Thatcher: We are very concerned with the processes that are underway in East Germany. It is onthe verge of big changes, which are being caused by the situation in that society and to some
extent by Erich Honecker’s
illness. The thousands of people who are escaping from the GDR tothe FRG are the primary example. All that is the external side of things, and it is important for us; but another issue is even more important.Britain and Western Europe are not interested in the unification of Germany. The words writtenin the NATO communiqué may sound different, but disregard them. We do not want theunification of Germany. It would lead to changes in the post-war borders, and we cannot allowthat because such a development would undermine the stability of the entire internationalsituation and could lead to threats to our security.We are not interested in the destabilization of Eastern Europe or the dissolution of the WarsawTreaty either. Of course, the internal changes are apt in all the countries of Eastern Europe, but insome countries they are more pronounced, in some countries not yet. However, we are in favor of those processes remaining strictly internal; we will not interfere in them and spur thedecommunization of Eastern Europe. I can tell you that this is also the position of the U.S. president. He sent a telegram to me in Tokyo in which he asked me to tell you that the UnitedStates would not undertake anything that could threaten the security interests of the SovietUnion, or that could be perceived by Soviet society as a threat. I am fulfilling his request.Gorbachev: Thank you for the information. In general, you formulated our position correctly. Wethink that the socialist countries should make their own decisions about their internal affairs; theyshould be able to choose which road to take, and at which tempo, in implementing their socialistchoice. We do not want to, and we will not, interfere in these processes; but we were, of course,helping, and we shall be helping our friends and allies.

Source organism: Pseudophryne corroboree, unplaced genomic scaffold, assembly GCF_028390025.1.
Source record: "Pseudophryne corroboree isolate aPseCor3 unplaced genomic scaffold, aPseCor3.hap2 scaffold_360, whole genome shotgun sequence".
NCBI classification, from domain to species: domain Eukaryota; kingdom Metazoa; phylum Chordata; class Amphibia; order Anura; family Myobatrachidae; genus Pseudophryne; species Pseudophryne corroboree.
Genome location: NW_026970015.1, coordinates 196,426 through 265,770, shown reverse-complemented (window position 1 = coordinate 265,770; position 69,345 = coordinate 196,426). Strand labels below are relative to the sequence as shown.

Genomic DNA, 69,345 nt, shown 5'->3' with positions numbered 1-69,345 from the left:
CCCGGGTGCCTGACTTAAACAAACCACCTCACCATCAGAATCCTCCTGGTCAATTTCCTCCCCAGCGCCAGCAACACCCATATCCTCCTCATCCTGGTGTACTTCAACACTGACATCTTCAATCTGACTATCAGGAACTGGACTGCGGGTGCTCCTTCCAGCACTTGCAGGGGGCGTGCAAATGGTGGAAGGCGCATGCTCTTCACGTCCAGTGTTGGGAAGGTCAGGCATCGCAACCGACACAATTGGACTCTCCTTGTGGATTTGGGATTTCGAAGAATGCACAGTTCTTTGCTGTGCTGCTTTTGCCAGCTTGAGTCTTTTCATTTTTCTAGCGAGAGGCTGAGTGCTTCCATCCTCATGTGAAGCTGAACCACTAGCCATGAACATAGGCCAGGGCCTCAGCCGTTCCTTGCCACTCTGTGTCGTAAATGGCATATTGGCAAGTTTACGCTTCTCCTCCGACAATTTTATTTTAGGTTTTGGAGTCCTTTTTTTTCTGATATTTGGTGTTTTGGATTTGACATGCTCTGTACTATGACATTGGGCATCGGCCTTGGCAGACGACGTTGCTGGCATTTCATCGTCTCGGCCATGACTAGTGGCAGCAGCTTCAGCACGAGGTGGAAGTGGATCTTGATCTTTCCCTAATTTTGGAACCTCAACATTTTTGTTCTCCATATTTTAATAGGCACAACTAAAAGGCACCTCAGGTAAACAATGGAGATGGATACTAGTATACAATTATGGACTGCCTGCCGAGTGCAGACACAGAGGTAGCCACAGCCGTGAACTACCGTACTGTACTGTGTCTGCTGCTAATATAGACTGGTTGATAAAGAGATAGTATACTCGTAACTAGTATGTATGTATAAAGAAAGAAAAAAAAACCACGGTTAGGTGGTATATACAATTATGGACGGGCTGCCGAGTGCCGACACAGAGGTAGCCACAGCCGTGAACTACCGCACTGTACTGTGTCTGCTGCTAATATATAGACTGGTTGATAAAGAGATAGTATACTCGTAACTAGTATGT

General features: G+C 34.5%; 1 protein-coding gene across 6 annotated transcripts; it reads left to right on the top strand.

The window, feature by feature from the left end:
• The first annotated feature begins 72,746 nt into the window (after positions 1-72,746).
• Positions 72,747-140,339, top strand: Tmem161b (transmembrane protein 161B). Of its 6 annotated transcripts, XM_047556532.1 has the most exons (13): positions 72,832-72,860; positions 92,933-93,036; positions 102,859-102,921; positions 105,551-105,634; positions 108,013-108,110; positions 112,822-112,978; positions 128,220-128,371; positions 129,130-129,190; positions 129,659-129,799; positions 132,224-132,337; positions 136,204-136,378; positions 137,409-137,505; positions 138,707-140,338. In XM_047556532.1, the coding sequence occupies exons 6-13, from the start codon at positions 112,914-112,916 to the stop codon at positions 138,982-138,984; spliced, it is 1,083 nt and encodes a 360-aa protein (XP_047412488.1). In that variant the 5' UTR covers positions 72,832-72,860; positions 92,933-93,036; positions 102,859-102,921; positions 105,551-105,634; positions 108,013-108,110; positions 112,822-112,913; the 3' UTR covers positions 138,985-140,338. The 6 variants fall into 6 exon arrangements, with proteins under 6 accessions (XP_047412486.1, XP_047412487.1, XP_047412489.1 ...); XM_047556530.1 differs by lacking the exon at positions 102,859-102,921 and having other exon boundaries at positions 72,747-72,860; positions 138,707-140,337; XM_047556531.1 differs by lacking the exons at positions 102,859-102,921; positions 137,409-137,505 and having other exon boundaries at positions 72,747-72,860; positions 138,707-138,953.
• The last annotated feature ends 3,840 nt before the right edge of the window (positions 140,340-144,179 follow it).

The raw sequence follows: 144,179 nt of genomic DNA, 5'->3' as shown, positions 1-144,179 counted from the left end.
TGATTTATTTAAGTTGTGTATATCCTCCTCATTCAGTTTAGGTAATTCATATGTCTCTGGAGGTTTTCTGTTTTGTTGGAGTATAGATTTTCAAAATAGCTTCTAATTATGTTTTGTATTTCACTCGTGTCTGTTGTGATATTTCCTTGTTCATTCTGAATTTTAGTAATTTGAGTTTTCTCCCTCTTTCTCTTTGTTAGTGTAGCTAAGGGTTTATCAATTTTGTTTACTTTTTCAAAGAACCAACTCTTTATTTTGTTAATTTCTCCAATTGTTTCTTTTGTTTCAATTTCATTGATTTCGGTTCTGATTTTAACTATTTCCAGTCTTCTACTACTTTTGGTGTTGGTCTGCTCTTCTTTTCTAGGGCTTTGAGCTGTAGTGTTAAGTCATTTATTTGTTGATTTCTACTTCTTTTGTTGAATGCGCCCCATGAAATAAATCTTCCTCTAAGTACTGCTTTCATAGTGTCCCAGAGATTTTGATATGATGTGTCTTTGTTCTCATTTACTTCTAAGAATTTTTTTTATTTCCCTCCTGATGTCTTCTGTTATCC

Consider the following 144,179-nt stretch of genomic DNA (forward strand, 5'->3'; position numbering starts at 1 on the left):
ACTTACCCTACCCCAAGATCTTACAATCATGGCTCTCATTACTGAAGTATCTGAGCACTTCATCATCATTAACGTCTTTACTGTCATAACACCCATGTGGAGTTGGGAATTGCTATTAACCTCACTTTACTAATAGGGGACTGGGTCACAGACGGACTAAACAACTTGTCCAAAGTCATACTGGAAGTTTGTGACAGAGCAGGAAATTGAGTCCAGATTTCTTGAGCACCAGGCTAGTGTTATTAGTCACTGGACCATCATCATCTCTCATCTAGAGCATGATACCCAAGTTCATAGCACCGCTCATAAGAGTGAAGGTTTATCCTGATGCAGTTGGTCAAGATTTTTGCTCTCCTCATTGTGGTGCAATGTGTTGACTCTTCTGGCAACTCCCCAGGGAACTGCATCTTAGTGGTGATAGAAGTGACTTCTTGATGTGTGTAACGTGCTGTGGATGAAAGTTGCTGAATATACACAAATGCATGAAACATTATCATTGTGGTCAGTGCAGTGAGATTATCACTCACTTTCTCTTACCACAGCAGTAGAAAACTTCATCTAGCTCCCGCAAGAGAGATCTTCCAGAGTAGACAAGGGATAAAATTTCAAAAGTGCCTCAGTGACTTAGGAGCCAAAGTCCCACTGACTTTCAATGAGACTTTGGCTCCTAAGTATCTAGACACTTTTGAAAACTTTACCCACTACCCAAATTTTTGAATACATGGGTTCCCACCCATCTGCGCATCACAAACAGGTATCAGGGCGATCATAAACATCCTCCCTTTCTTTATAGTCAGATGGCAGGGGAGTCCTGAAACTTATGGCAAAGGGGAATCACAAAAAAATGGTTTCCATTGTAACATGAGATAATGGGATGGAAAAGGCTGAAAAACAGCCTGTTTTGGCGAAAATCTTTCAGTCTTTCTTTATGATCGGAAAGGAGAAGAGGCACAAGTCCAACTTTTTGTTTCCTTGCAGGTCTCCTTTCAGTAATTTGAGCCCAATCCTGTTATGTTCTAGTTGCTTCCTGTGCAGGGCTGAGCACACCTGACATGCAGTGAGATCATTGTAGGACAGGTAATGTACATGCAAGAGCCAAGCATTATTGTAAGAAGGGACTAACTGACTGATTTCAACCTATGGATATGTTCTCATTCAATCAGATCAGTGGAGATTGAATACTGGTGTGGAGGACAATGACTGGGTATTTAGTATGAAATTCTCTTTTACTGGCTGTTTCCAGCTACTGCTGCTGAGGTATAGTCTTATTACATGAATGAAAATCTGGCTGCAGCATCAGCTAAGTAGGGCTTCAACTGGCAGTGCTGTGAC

As far as Erich Honecker’s health is
concerned, he is planning to participate in all the events commemorating the 40th anniversary of the GDR. I can inform you that I am planning to visit the GDR on October 6 and 7 for thecelebration of the anniversary.Thatcher: Thank you. The confidential part of my talk is over; you may now resume recording.I suggest we move to the arms control issues. Where should we start?Gorbachev: Wherever you would like. I will follow your choice.Thatcher: Let
s start then with the Vienna talks. They had a very good start. Since July, theWestern draft, which we call
the Bush amendments,
is on the negotiating table. As Iunderstand, your letter, which you sent to G. Bush with E.A. Shevardnadze, contains newdetailed Soviet proposals on conventional arms. I would be interested to know about them,although Bush informed me about them in general terms.